Deep Semisupervised Transfer Learning for Fully Automated Whole-Body Tumor Quantification and Prognosis of Cancer on PET/CT Journal Articles uri icon

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abstract

  • Automatic detection and characterization of cancer are important clinical needs to optimize early treatment. We developed a deep, semisupervised transfer learning approach for fully automated, whole-body tumor segmentation and prognosis on PET/CT. Methods: This retrospective study consisted of 611 18F-FDG PET/CT scans of patients with lung cancer, melanoma, lymphoma, head and neck cancer, and breast cancer and 408 prostate-specific membrane antigen (PSMA) PET/CT scans of patients with prostate cancer. The approach had a nnU-net backbone and learned the segmentation task on 18F-FDG and PSMA PET/CT images using limited annotations and radiomics analysis. True-positive rate and Dice similarity coefficient were assessed to evaluate segmentation performance. Prognostic models were developed using imaging measures extracted from predicted segmentations to perform risk stratification of prostate cancer based on follow-up prostate-specific antigen levels, survival estimation of head and neck cancer by the Kaplan-Meier method and Cox regression analysis, and pathologic complete response prediction of breast cancer after neoadjuvant chemotherapy. Overall accuracy and area under the receiver-operating-characteristic (AUC) curve were assessed. Results: Our approach yielded median true-positive rates of 0.75, 0.85, 0.87, and 0.75 and median Dice similarity coefficients of 0.81, 0.76, 0.83, and 0.73 for patients with lung cancer, melanoma, lymphoma, and prostate cancer, respectively, on the tumor segmentation task. The risk model for prostate cancer yielded an overall accuracy of 0.83 and an AUC of 0.86. Patients classified as low- to intermediate- and high-risk had mean follow-up prostate-specific antigen levels of 18.61 and 727.46‚ÄČng/mL, respectively (P < 0.05). The risk score for head and neck cancer was significantly associated with overall survival by univariable and multivariable Cox regression analyses (P < 0.05). Predictive models for breast cancer predicted pathologic complete response using only pretherapy imaging measures and both pre- and posttherapy measures with accuracies of 0.72 and 0.84 and AUCs of 0.72 and 0.76, respectively. Conclusion: The proposed approach demonstrated accurate tumor segmentation and prognosis in patients across 6 cancer types on 18F-FDG and PSMA PET/CT scans.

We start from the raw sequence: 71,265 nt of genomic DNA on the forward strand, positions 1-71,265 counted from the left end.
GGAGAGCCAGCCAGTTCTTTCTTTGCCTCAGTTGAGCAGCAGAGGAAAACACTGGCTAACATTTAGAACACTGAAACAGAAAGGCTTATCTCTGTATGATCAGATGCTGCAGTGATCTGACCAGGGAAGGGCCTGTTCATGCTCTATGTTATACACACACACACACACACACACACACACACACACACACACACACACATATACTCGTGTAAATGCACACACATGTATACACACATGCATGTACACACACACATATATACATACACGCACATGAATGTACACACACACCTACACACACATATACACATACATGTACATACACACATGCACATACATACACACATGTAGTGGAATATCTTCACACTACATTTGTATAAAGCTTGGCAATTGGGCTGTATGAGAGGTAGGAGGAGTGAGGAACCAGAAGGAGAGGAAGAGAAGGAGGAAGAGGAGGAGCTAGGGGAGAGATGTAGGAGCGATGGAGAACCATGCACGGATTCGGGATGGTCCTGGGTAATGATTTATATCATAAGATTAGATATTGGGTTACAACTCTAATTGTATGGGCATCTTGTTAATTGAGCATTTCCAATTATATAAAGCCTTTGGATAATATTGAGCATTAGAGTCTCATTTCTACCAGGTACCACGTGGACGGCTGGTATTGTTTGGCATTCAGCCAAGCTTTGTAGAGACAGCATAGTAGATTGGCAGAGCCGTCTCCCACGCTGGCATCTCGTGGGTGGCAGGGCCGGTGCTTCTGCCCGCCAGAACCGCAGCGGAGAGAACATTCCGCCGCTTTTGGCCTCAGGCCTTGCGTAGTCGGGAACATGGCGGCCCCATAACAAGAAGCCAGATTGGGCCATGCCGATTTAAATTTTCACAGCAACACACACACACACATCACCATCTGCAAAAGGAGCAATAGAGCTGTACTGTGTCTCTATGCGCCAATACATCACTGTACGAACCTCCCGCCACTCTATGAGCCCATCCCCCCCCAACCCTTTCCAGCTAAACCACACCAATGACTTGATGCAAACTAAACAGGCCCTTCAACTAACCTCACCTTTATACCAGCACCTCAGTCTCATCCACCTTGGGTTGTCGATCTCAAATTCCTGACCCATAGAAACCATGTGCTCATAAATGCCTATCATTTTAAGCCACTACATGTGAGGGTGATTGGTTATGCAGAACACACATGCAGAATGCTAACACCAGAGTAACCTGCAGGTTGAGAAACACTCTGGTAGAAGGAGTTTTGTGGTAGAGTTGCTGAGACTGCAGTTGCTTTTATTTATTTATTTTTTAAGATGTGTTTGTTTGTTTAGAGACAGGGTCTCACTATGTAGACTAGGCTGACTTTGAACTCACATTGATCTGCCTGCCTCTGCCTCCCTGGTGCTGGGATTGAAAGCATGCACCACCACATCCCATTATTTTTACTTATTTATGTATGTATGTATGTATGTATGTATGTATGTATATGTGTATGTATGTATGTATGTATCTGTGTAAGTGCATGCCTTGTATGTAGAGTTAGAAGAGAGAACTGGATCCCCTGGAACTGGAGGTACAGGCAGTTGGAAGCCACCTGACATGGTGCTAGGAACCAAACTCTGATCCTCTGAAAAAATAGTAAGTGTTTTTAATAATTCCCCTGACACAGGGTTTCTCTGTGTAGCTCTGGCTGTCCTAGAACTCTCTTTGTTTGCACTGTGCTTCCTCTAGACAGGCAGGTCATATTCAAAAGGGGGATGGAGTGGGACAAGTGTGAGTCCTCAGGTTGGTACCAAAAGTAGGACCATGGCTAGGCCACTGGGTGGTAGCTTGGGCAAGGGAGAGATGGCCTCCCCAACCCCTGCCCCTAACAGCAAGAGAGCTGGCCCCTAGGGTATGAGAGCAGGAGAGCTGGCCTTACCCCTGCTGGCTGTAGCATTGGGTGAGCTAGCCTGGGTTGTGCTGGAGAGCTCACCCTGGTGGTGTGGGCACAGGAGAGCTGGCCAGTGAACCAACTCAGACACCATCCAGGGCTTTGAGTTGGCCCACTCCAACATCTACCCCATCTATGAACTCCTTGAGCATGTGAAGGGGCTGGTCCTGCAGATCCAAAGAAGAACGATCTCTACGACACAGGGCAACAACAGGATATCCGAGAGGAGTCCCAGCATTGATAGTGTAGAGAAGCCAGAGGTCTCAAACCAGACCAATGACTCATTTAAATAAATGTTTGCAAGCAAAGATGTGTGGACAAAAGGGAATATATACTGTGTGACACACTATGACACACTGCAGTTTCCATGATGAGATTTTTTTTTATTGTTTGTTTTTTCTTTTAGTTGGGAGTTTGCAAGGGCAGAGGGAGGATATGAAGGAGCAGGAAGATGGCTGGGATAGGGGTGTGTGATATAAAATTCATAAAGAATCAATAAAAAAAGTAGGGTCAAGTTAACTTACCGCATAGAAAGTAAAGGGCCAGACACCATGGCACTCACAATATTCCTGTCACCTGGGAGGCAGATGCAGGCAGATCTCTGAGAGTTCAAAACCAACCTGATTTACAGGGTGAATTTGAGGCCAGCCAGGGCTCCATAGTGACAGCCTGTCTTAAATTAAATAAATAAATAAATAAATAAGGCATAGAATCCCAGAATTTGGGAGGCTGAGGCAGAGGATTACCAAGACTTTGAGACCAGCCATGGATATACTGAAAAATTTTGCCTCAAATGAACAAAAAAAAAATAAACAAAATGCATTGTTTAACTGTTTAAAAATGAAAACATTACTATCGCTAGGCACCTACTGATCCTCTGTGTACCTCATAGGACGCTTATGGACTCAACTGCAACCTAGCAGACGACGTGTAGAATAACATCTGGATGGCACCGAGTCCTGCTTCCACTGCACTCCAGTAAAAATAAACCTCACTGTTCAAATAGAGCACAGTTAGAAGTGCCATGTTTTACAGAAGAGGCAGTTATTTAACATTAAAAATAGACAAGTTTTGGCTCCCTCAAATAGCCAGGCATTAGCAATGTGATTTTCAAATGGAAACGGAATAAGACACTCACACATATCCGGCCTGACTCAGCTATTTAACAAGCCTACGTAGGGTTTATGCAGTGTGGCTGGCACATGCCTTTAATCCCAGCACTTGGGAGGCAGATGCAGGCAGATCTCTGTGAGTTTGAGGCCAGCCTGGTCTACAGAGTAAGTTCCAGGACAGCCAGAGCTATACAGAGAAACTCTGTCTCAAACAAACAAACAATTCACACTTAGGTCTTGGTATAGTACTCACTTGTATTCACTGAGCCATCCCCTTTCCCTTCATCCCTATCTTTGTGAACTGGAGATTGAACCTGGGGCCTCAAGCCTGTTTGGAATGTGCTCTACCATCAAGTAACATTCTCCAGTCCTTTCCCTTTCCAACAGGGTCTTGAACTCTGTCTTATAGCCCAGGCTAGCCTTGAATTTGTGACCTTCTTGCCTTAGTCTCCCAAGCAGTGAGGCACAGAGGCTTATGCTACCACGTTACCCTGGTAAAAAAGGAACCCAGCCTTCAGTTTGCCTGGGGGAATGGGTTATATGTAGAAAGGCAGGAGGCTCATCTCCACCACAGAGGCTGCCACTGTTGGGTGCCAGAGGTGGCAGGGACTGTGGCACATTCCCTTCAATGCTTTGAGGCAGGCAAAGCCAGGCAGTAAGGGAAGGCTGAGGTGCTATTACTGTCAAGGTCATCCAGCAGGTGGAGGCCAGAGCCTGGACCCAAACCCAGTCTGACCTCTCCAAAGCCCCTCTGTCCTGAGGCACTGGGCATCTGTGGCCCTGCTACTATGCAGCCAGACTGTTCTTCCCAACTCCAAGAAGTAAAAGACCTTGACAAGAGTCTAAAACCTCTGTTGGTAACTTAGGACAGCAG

authors

  • Leung, Kevin H
  • Rowe, Steven P
  • Sadaghiani, Moe S
  • Leal, Jeffrey P
  • Mena, Esther
  • Choyke, Peter L
  • Du, Yong
  • Pomper, Martin G

publication date

  • April 2024